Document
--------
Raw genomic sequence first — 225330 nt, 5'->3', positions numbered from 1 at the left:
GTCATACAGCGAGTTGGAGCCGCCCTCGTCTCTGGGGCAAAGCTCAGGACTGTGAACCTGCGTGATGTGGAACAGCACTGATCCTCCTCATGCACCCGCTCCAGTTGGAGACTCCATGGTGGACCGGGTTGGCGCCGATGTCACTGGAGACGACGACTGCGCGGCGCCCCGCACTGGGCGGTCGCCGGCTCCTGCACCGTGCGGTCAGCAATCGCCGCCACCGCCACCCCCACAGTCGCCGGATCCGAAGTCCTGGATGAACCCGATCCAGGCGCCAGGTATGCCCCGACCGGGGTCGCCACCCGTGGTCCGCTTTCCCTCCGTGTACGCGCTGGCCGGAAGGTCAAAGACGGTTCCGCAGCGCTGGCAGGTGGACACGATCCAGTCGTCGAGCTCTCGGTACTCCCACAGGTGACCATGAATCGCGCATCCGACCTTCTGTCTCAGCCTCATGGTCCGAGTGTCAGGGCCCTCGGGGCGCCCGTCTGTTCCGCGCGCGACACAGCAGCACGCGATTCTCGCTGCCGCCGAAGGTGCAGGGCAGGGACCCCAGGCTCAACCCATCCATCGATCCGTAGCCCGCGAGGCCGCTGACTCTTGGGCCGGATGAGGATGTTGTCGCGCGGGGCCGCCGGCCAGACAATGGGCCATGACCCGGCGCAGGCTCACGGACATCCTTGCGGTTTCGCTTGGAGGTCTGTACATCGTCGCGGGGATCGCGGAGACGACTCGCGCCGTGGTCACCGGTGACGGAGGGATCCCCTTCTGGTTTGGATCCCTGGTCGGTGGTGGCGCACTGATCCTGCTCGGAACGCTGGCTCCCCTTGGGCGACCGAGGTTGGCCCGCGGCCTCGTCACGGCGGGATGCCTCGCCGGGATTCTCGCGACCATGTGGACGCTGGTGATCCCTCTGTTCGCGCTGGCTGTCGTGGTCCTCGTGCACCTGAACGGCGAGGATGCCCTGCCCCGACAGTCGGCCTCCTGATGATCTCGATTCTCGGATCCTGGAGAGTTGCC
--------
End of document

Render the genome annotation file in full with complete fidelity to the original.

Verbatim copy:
Raw genomic sequence first — 225330 nt, 5'->3', positions numbered from 1 at the left:
GTCATACAGCGAGTTGGAGCCGCCCTCGTCTCTGGGGCAAAGCTCAGGACTGTGAACCTGCGTGATGTGGAACAGCACTGATCCTCCTCATGCACCCGCTCCAGTTGGAGACTCCATGGTGGACCGGGTTGGCGCCGATGTCACTGGAGACGACGACTGCGCGGCGCCCCGCACTGGGCGGTCGCCGGCTCCTGCACCGTGCGGTCAGCAATCGCCGCCACCGCCACCCCCACAGTCGCCGGATCCGAAGTCCTGGATGAACCCGATCCAGGCGCCAGGTATGCCCCGACCGGGGTCGCCACCCGTGGTCCGCTTTCCCTCCGTGTACGCGCTGGCCGGAAGGTCAAAGACGGTTCCGCAGCGCTGGCAGGTGGACACGATCCAGTCGTCGAGCTCTCGGTACTCCCACAGGTGACCATGAATCGCGCATCCGACCTTCTGTCTCAGCCTCATGGTCCGAGTGTCAGGGCCCTCGGGGCGCCCGTCTGTTCCGCGCGCGACACAGCAGCACGCGATTCTCGCTGCCGCCGAAGGTGCAGGGCAGGGACCCCAGGCTCAACCCATCCATCGATCCGTAGCCCGCGAGGCCGCTGACTCTTGGGCCGGATGAGGATGTTGTCGCGCGGGGCCGCCGGCCAGACAATGGGCCATGACCCGGCGCAGGCTCACGGACATCCTTGCGGTTTCGCTTGGAGGTCTGTACATCGTCGCGGGGATCGCGGAGACGACTCGCGCCGTGGTCACCGGTGACGGAGGGATCCCCTTCTGGTTTGGATCCCTGGTCGGTGGTGGCGCACTGATCCTGCTCGGAACGCTGGCTCCCCTTGGGCGACCGAGGTTGGCCCGCGGCCTCGTCACGGCGGGATGCCTCGCCGGGATTCTCGCGACCATGTGGACGCTGGTGATCCCTCTGTTCGCGCTGGCTGTCGTGGTCCTCGTGCACCTGAACGGCGAGGATGCCCTGCCCCGACAGTCGGCCTCCTGATGATCTCGATTCTCGGATCCTGGAGAGTTGCC